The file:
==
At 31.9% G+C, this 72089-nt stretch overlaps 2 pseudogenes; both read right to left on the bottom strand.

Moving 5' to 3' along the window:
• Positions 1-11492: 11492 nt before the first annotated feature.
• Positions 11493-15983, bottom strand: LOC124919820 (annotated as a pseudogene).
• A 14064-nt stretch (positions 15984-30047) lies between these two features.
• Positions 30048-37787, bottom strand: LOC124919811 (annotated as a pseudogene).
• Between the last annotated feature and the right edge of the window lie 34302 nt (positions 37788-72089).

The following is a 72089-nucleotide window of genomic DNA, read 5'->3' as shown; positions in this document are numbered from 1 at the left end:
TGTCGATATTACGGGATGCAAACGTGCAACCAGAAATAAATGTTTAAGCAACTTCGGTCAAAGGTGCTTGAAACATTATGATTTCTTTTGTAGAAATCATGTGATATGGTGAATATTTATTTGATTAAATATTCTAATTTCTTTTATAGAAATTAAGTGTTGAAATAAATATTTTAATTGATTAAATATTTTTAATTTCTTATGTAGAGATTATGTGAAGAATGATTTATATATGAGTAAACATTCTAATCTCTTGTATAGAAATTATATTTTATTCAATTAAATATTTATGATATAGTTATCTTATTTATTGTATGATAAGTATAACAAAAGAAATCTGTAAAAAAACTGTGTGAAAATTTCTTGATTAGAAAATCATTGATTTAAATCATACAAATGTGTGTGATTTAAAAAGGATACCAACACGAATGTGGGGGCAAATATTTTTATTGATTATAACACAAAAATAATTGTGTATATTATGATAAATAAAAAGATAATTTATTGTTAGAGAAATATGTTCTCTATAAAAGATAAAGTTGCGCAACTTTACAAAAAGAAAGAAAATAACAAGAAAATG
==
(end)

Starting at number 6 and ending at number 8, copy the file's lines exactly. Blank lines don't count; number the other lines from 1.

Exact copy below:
• Positions 30048-37787, bottom strand: LOC124919811 (annotated as a pseudogene).
• Between the last annotated feature and the right edge of the window lie 34302 nt (positions 37788-72089).

The following is a 72089-nucleotide window of genomic DNA, read 5'->3' as shown; positions in this document are numbered from 1 at the left end: